It is something many of us take for granted, that on these lovely spring days we have been having over Easter, we can head out into the countryside to enjoy the sunny weather, spectacular scenery and wonderful wildlife that the south west has to offer.

However, for many people with disabilities, it is not as easy as just heading out the door to wherever they fancy. My personal perspective on disabled access in the countryside has been influenced by two people in particular, both called Andrew, who have challenged my preconceptions and made me think about access in a new light.

The first is my late father in law who, having suffered a stroke in his forties, was unable to carry on with his main hobby of boat fishing off the Lancashire coast where he lived. In order to get around, he first had just a regular mobility scooter, fine for going around town, but not anything more adventurous. He soon got in touch with his local Disabled Ramblers, and invested in a tramper – a sort of off road mobility scooter. An engineer by trade, he of course did some extra modifications to the scooter – changing the gear ratio so he could go up steeper slopes, fitting a GPS to the handlebars and swapping for chunkier tyres. With his local club, he was then able to go on rambles to all sorts of spectacular locations including most of the way up Snowdon! This hobby and the friends he made through it drastically improved his quality of life and gave him great enjoyment, as well as allowing him to continue to walk his dog every day!

There are very easy things that can be done to make sites suitable for mobility scooters, especially trampers, the most obvious being having gates rather than stiles where possible, and slopes rather than steps. While it is not possible for every site, it is definitely something land managers can be thinking about when creating new routes or adapting existing sites.

At two of our lakes – Siblyback and Wimbleball – we have trampers available for hire thanks to Countryside Mobility, and our staff are trained to induct people who have never used one before. It is a great way for the whole family to explore the sites together.

The second Andrew that has been a great inspiration and champion for access for all in the countryside, is one of the members of my Upstream Thinking volunteer group that we run on behalf of Cornwall Wildlife Trust. The group carries out all sorts of conservation tasks at College and Argal Lakes and the surrounding farms, including clearing scrub, tree planting, woodland management and meadow management. Andrew is blind and approached me last year saying that while he regularly went for walks exploring the countryside and coast with his family, and did all his own vegetable gardening at home, he was keen to get more involved in the countryside in a hands on way. I have to say that at first I was a bit unsure, having never really met anyone who was blind or visually impaired, and wondered how he would be able to manage the tasks. However, after the first session that he attended, my mind was put completely at ease, and my preconceptions out of the window! After the task has been explained and he has been started off in the right place, Andrew works just as fast as the rest of us, using touch to complete the task and various objects to orientate himself. It is also great for the rest of us in the group; describing the sites and details of the tasks definitely gives us all a new appreciation of the interesting places we work in.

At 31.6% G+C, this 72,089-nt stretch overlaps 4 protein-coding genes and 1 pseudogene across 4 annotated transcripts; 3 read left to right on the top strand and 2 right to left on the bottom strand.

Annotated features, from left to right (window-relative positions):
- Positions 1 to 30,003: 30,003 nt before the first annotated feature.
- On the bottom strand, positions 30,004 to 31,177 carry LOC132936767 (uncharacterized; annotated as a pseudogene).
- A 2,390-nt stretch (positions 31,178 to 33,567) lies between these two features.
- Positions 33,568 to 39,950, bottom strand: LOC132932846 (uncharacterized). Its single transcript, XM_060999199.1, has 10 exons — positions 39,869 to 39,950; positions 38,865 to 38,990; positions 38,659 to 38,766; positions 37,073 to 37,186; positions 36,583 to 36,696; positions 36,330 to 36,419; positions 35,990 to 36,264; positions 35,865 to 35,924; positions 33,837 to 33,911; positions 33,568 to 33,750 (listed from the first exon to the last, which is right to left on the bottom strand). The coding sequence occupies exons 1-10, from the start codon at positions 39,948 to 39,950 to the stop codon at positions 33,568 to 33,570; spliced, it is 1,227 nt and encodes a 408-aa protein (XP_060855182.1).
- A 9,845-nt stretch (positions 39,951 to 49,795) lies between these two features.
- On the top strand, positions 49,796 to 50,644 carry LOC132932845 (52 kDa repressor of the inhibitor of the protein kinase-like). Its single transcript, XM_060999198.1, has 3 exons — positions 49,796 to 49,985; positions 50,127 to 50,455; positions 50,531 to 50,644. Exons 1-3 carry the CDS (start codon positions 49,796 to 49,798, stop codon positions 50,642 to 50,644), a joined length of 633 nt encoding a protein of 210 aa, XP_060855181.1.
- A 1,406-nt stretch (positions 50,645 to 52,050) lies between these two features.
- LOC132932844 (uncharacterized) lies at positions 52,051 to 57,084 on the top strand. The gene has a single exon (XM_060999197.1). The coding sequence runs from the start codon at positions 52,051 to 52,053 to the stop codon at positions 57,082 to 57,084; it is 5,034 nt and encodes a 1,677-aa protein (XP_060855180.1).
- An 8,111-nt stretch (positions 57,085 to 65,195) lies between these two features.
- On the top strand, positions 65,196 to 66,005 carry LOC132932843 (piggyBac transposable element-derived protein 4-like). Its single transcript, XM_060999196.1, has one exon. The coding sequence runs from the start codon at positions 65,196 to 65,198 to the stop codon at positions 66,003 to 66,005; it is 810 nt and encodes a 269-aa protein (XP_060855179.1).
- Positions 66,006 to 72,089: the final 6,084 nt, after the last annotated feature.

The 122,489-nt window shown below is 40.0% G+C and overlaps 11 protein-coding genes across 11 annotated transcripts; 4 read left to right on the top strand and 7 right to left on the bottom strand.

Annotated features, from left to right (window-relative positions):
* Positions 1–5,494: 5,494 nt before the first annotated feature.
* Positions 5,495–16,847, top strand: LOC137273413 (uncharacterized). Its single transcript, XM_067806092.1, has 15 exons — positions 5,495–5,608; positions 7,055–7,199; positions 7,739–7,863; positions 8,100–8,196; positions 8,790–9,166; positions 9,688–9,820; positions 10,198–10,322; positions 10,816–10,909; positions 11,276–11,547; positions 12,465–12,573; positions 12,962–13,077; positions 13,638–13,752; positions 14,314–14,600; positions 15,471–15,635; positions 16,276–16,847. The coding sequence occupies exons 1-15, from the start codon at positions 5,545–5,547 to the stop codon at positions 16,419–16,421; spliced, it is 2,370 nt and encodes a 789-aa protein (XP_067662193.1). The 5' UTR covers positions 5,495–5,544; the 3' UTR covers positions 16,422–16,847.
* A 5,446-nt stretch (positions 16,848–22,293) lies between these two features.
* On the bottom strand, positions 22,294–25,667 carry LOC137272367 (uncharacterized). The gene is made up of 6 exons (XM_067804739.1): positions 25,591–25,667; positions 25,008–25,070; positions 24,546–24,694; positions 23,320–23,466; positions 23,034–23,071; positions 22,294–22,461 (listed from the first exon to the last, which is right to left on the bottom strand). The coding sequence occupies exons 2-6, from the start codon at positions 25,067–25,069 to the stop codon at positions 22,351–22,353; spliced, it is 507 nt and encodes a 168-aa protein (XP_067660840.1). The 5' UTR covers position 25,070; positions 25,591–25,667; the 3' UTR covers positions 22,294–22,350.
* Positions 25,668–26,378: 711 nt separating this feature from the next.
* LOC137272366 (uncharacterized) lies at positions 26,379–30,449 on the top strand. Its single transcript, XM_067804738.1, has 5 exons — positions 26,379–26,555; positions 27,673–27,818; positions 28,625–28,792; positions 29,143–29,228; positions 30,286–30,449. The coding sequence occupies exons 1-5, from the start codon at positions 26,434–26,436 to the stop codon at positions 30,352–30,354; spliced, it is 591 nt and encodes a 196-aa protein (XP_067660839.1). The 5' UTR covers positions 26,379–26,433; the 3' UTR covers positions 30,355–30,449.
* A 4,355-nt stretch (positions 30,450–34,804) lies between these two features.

It is very interesting to hear his perspective on what countryside sites could do better to improve access and enjoyment in the countryside for visually impaired people. He is especially keen on 3D maps to help orientation in the landscape and also realistic 3D models of wildlife to help with interpretation and engagement. These are both things that could very easily be incorporated in to the interpretation we have at the lakes, a great asset for everyone, but especially people who are visually impaired.

Andrew is a great advocate for countryside access, and has a YouTube channel where he uploads videos he creates of character called Bryan. If you are interested in how you can make visiting the countryside a more engaging experience for visually impaired people, watch Bryan’s Quest:

Thanks in part to these two inspirational people, I believe strongly that in our position of responsibility as land managers, it is vitally important that we try, where possible, to open up the sites to as many people as possible, so that we can all enjoy the many benefits of a great day out in the countryside.

Beth Cross, Senior Countryside Warden – Cornwall